Chaos Defying Imagination

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With The 2nd Law, Muse proves once again why they’re the most unpredictable rock band on planet Earth

After a decade of successfully trying, Muse still doesn’t look the part. Of rock stars, that is.

Having Grammy nominations, songs on the Twilight saga OST, multi- platinum success, critical acclaim, a celebrity wife (singer-guitarist Matt Bellamy+Kate Hudson = baby), and even a track for the Olympics, all that seems to have given them success without planting the seeds of their destruction. (Cliched but true.)

Despite their towering achievements and epic music videos, the trio that makes up Muse—Bellamy, bassist Christopher Wolstenhome, drummer Dominic Howard—look like office jocks. Slap on the starched- whites, black ties, and horn-rimmed glasses and these lads could be slaving away at a cubicle farm somewhere in London five days a week.

But they’re not. They are touring the world to support The 2nd Law, a massive new album that had their fans panting with anticipatory excitement for the better part of the year. When it finally arrived, it was received with ample amounts of knee-jerk high praise and sweet relief, for good reason. It’s an eclectic orgy of finely wrought sound.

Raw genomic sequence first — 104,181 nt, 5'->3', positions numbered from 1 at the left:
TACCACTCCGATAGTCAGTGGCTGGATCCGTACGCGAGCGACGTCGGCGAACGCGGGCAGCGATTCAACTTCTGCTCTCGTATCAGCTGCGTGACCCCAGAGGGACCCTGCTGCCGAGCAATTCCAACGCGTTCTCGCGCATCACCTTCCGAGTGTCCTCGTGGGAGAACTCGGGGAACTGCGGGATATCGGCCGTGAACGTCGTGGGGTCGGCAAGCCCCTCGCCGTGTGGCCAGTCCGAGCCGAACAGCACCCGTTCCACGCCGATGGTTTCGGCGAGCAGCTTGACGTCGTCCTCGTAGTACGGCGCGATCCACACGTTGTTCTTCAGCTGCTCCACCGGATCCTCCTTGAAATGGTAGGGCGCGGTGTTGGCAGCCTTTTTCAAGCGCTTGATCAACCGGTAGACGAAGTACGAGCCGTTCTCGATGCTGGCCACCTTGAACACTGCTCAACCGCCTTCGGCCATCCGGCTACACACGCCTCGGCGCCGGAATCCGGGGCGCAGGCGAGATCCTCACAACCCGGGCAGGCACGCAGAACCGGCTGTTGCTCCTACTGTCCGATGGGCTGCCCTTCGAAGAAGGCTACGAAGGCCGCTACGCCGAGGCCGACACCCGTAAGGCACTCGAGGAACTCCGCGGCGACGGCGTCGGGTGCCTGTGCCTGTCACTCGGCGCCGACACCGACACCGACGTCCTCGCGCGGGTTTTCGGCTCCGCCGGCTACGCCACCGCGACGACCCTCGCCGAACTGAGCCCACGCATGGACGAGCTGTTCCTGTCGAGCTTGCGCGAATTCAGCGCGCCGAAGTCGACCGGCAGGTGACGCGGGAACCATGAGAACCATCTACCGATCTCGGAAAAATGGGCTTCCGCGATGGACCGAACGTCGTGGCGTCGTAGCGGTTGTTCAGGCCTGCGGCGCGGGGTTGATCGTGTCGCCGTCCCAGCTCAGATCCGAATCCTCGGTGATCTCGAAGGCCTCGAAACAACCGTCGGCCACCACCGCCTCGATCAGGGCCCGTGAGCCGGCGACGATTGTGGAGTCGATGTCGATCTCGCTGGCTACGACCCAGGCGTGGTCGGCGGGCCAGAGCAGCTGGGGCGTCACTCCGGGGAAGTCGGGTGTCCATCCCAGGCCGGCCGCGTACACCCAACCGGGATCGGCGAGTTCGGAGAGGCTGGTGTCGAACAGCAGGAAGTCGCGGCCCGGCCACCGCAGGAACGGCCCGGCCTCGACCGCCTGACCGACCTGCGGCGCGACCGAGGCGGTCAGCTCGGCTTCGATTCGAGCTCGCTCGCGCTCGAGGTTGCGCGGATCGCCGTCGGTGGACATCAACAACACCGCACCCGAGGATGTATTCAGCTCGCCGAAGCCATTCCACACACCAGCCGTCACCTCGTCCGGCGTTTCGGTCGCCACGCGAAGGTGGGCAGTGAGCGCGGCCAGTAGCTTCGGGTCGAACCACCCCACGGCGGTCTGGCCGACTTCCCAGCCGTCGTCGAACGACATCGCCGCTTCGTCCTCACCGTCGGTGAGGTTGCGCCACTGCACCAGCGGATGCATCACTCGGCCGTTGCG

Does it live up to the hype? Good question.

For the faithful, rest assured it does. For the newly initiated, it’s a great portal to the world of Muse. Opening screed Supremacy is a swaggering chunk of ballsy rock opera, where Bellamy’s croons prove he can sing like a girl. His guitar-play rips as well.While not a flashy virtuoso, he knows his musical pyrotechnics.

The most endearing cut on the whole album, however, is the pop-tinged, beat-driven love song Madness. Never mind the subtext, it’s freaking addictive and was a perfect choice for the album’s lead single.

It’s followed by the bouncing Another-One-Bites- the-Dust-esque funk of Panic Station, an irresistible three minutes of Prince, Bowie, and disco influences that would get heads bobbing from the moment the first beat drops.

Muse is business savvy enough to throw in their Olympic anthem Survival for good measure and it’s every bit the grandiose mess it was when it blared across London—a teetering collection of epic influences perfectly symbolic of the former Empire.

2nd Law wraps up with the pomp of a two-part outro, Unsustainable and Isolated System. Both are pure electronica extravagance loaded with subtlety, drama, and a breathtaking sweep. Too bad they are instrumental pieces— would have done better with lyrics.

For a rock album, this does its best to undermine the entire genre.

It’s safe to declare its musical scope so broad to the point of incomprehensibility. Where else would an expectant headbanger find guitar hero moments side-by-side with orchestral flourishes and dubstep?

As for the, edgy, silly, sexy, cocky, funny, inspiring, subversive, and damn original.

As an album by Muse, which is almost as peerless as the mighty Radiohead, 2nd Law ranks as another colorful addition to their growing oeuvre.

It isn’t singularly brilliant (most fans agree their finest moment was The Resistance from 2009), but it’s quite a trip.

One last thing. What’s that on the cover? A jellyfish? No. It’s a neon- tinged map of brain waves.

Print ed: 12/12


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